Mr. slack was a wonderful man who served the Portland well. He started out a Mercury dealership and provided all new convertibles to the Rose Festival Queens Court every year. That is how I got the job there because my Aunt was the Head Chaperone for the queens court. After the festival, he would sell the cars at the new price and people would buy them just for the honor of having a car that was used by Royalty. Yes, those were the days!
Al Webster |
January 07, 2011 at 08:14 AM
I have a 54 Mercury Monterey purchased new from Lyman Slack Motors. Is there a picture of their sales decal (trunk lid type) available from that time period? Also, I understand there is a license plate frame from there. Any info would be appreciated,
Keith Morse, Glendale, Arizona |
March 24, 2011 at 12:54 PM
I have a couple of restored Chevy musclecars from the '60s that I credit Lyman Slack Chevrolet's parts department for making restoration possible with NOS parts. The parts department there was incredible. Prices were fair, and their inventory was huge. I'd walk in there expecting that some obscure little part would have to be ordered, and they'd have it in stock! I became a regular there, and after a while I started getting wholesale prices on the parts. I spent a lot of money there over the span of about 5 years. The parts guys there were also wonderful, really nice guys, who knew their Chevrolet parts inside and out. All of this was in the late '70's and early '80's. The folks that I worked with back then had nothing but good things to say about the company, and its owner. When I got one of the cars completed, I drove it to the dealership. to show the parts guys the car. The car drew a crowd...including Lyman Slack himself. He shook my hand and offered his compliments on the car. That was a good day.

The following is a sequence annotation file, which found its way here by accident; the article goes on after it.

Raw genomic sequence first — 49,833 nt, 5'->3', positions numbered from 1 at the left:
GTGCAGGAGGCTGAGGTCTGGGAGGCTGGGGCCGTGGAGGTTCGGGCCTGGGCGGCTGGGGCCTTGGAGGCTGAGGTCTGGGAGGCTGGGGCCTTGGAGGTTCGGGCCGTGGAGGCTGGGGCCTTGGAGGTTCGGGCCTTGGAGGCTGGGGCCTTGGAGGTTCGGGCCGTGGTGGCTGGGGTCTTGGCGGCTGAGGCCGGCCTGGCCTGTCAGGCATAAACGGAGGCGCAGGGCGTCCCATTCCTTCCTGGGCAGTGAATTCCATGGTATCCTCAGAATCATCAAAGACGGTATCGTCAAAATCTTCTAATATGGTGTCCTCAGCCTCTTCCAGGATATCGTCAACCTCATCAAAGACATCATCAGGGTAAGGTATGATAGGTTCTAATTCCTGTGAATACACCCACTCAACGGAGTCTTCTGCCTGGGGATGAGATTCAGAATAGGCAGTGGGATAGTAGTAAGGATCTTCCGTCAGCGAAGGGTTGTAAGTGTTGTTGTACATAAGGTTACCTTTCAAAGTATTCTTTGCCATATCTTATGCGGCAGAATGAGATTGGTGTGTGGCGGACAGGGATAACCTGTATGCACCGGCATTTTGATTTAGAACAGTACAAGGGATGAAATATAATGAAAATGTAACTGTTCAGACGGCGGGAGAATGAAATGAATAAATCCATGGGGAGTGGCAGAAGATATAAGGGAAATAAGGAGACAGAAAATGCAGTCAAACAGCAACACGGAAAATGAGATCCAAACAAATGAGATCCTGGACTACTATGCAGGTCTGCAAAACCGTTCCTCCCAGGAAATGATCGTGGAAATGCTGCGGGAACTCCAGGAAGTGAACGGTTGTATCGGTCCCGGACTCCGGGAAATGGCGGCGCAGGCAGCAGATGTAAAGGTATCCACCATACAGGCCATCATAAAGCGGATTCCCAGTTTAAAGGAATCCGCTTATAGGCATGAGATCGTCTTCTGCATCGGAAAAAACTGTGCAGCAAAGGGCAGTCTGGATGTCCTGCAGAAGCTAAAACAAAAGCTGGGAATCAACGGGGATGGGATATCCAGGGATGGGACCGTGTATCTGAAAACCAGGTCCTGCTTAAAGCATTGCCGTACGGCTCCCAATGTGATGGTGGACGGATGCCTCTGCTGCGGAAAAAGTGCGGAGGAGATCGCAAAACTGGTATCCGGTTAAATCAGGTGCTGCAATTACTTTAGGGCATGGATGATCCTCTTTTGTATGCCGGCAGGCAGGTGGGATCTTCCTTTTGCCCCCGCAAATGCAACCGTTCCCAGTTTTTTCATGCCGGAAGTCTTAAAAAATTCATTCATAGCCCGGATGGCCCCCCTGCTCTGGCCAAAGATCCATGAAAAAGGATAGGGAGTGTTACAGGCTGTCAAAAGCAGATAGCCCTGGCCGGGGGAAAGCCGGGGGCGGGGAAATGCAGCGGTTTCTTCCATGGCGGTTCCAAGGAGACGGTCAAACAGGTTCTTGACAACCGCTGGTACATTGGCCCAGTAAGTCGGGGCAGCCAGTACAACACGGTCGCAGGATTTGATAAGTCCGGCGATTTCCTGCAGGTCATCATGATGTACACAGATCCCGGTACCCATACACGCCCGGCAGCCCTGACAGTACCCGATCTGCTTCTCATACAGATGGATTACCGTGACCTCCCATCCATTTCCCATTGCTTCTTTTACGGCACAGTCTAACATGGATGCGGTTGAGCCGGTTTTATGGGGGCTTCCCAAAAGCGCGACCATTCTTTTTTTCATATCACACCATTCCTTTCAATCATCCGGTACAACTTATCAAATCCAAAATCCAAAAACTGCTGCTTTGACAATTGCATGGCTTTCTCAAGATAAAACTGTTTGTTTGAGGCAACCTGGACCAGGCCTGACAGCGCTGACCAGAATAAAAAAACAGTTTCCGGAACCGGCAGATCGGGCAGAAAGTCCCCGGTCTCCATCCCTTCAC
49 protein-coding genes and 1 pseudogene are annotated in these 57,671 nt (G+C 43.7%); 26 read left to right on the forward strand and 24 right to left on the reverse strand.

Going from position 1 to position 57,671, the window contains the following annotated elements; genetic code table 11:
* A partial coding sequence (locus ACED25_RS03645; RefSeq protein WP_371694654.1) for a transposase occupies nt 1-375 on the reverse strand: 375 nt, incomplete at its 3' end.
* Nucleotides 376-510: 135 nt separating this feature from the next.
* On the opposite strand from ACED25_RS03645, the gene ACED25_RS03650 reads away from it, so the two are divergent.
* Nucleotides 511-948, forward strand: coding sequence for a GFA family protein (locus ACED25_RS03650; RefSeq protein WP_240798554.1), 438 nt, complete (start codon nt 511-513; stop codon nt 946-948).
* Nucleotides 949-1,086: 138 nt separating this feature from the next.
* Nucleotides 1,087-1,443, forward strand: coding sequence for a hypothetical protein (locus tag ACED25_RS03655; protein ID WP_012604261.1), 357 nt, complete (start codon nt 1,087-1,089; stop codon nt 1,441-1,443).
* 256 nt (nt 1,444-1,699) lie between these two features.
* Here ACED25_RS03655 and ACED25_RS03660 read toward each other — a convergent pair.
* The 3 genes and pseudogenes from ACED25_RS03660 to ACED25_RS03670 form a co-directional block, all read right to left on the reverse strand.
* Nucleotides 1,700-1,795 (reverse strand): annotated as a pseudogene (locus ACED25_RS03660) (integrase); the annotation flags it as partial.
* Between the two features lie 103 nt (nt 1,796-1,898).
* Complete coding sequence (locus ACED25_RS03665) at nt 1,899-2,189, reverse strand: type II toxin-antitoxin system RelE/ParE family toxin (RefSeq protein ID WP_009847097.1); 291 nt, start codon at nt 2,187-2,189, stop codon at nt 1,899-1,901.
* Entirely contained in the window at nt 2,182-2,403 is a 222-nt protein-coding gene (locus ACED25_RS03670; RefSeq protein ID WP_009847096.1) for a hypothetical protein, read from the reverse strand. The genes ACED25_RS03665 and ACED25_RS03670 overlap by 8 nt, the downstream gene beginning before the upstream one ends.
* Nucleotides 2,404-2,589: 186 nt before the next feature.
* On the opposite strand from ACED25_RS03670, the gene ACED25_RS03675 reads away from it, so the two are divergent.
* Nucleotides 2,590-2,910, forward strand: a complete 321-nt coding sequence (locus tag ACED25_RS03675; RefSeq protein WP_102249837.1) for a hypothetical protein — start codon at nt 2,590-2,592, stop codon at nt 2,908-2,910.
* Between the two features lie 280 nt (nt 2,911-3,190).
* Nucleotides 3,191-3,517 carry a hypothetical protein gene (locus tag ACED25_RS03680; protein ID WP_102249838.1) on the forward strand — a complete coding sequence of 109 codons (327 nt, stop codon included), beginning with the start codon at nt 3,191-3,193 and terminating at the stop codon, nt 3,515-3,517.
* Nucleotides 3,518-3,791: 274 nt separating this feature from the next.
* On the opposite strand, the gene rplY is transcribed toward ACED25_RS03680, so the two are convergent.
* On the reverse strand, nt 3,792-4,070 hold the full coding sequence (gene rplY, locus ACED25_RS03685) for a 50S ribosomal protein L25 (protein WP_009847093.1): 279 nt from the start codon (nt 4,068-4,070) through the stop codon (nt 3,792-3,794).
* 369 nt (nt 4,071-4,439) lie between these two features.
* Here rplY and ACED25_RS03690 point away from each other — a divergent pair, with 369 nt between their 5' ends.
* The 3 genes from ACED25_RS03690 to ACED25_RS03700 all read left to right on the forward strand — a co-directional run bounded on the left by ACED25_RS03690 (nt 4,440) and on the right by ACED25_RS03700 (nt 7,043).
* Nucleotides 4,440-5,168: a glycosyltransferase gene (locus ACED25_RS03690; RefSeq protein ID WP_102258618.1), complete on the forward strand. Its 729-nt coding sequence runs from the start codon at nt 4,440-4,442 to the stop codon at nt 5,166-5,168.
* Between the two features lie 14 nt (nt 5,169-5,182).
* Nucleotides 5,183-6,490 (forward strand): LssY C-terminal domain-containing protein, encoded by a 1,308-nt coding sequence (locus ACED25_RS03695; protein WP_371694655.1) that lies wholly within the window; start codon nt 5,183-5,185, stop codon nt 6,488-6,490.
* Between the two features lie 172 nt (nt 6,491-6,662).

April 07, 2011 at 08:24 AM
Does anyone have a picture of Lyman Slack Motors when it was a Mercury Dealership in 1954? I undertand my father bought a new Merc in 1954.
Ed Forman |
November 06, 2011 at 12:50 PM
General Motors plans to introduce a few products from the SAIC Motor stable. One of the Wuling Hongtu Minivan was spotted in Maharashtra.
cars for sale |
November 28, 2011 at 01:35 AM
I purchased many Chevrolets from Lyman Slack Motors. Very up standing dealership and parts department. In september 1968 I ordered a special 1969 Camaro, Black DZ-302 425hp it had dual four barrel carburators, 4 wheel dics brakes, and the list goes on. I ordered everything that was listed in a copy of Hot Rod magazine with part numbers that came from General Motors. The car was a 60 day order because it was painted black, during my 60 day wait I received my draft papers. I went back to the salesman that sold me the car and he set a meeting up for me with Mr. Lyman Slack. He was a very up standing person he let me out of my contract and refunded my $1,000.00 I had put down and said his son was going to take delivery of my car. I'm very interested in finding this car if it still exist. My name is Brad Lorenz E- Mail address firstname.lastname@example.org any information would be appreciated